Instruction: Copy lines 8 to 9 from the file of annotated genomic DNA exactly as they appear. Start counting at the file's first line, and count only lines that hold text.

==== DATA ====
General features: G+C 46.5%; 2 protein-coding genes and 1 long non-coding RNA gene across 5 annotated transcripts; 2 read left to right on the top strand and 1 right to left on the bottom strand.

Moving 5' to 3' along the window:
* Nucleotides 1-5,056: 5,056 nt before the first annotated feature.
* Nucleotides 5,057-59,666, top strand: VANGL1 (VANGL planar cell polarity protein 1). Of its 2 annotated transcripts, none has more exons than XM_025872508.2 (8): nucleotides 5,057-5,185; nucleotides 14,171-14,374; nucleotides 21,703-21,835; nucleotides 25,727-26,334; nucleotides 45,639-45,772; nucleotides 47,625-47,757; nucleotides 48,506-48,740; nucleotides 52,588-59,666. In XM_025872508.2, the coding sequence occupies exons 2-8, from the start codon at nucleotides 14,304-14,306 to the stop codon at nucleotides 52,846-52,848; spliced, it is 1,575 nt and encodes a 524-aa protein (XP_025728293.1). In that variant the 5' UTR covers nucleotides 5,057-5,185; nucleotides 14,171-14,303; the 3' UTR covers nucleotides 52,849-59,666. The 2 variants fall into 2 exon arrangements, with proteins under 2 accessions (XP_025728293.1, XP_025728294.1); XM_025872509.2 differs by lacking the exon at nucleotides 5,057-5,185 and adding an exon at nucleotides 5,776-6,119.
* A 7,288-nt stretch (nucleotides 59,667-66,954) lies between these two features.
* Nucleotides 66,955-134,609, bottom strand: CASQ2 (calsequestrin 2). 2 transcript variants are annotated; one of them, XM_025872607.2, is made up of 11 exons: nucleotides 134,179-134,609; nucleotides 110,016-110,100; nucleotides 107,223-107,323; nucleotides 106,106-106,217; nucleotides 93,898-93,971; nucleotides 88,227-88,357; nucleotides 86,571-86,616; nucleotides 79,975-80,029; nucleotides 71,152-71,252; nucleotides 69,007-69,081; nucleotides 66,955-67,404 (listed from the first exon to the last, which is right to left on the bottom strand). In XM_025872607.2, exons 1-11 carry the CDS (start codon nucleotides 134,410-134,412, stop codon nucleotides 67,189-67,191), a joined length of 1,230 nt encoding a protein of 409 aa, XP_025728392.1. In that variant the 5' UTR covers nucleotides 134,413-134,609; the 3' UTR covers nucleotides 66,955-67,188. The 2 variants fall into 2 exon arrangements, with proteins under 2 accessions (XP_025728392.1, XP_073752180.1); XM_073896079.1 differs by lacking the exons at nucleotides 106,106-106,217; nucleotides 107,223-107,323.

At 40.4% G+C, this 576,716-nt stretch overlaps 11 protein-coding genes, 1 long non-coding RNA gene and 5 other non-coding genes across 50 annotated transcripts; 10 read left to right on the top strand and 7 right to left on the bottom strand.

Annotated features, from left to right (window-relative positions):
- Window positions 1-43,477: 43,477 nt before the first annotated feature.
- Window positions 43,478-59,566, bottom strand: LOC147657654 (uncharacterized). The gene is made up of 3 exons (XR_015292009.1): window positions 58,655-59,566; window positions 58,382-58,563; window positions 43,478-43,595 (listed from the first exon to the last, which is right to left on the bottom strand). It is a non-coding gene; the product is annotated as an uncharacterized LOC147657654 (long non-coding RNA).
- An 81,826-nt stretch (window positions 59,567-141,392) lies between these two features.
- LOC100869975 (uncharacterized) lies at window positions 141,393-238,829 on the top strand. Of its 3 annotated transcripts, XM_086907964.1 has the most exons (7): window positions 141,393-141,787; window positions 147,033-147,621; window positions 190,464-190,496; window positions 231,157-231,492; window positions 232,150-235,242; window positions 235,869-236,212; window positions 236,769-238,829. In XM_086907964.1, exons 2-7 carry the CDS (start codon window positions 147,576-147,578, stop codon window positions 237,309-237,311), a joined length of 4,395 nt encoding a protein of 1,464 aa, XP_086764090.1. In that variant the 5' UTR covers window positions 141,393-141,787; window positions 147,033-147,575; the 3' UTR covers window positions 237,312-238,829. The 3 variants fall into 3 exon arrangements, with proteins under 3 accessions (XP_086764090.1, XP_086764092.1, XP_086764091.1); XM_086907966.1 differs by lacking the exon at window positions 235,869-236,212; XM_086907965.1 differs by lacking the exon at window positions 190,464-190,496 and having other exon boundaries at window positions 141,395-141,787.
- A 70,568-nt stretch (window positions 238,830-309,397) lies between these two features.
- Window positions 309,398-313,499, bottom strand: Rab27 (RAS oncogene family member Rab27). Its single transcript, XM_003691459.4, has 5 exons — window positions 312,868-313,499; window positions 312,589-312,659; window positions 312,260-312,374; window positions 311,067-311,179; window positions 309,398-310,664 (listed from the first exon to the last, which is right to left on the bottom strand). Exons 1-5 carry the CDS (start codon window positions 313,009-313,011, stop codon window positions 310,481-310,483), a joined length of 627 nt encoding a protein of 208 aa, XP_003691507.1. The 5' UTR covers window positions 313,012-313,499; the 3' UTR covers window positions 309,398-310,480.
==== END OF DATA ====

Annotated features, from left to right (window-relative positions):
- Window positions 1-43,477: 43,477 nt before the first annotated feature.